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“A continuing prohibition would, in our view, be inconsistent with the statutory scheme as it would preclude the use of a common restructuring strategy for a financially distressed borrower,” the memo from Ms. Richardson stated. “Investors are unlikely to make an equity investment in a distressed company on commercially acceptable terms.”

Also in justifying the restructuring, the memo cited statutory language that the loan agreement “shall contain such detailed terms and conditions as the Secretary determines appropriate to protect the United States in a default.”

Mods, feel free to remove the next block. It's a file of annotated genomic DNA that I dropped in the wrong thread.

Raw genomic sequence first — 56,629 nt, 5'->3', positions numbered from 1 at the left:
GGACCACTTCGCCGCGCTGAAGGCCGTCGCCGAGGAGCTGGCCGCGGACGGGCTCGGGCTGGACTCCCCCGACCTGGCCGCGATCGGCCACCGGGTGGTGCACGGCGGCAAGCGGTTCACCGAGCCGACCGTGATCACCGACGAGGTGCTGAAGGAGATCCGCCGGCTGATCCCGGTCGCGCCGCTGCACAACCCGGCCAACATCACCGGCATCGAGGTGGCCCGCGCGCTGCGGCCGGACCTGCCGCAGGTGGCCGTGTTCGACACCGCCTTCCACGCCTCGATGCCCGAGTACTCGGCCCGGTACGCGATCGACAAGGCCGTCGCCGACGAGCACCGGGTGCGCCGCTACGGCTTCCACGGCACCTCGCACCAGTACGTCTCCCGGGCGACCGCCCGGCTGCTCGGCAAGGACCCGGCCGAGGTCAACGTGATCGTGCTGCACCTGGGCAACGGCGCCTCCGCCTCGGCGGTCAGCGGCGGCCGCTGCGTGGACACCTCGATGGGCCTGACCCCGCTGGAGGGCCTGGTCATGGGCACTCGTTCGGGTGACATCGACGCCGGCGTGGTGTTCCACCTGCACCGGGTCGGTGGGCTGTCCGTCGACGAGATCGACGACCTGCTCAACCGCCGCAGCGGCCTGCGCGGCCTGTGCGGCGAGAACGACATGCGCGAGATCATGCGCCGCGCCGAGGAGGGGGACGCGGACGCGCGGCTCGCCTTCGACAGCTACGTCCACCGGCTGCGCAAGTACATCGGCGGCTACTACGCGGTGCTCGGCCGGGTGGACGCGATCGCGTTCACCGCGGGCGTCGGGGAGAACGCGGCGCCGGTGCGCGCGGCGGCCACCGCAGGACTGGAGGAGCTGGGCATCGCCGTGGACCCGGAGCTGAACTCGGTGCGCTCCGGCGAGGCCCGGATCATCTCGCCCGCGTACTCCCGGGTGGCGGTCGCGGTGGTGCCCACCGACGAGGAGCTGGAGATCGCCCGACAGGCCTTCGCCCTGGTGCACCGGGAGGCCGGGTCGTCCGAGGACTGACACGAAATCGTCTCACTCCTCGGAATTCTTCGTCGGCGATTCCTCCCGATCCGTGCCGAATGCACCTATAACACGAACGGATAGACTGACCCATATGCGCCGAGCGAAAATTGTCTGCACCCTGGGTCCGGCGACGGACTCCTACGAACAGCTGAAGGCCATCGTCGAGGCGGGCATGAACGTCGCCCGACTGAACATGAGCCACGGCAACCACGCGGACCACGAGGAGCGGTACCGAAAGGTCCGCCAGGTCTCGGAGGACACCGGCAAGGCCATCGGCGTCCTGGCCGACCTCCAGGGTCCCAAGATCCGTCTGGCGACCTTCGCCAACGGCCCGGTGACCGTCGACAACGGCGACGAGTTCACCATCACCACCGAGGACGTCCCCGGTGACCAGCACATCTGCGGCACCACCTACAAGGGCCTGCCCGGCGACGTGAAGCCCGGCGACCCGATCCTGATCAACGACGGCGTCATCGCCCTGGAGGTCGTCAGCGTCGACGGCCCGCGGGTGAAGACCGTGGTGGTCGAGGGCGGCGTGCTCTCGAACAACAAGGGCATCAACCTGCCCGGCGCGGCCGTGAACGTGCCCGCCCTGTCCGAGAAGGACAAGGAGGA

Based on exchanges during the hearing Friday, Mr. Chu is almost certain to be grilled about his department’s decision to restructure the Solyndra loan.

In testimony Friday, Gary H. Burner, chief financial officer for the Federal Financing Bank, an arm of the Treasury Department, said he had never seen another loan restructuring that put taxpayers behind investors in the 28 years he’s worked for the Treasury Department.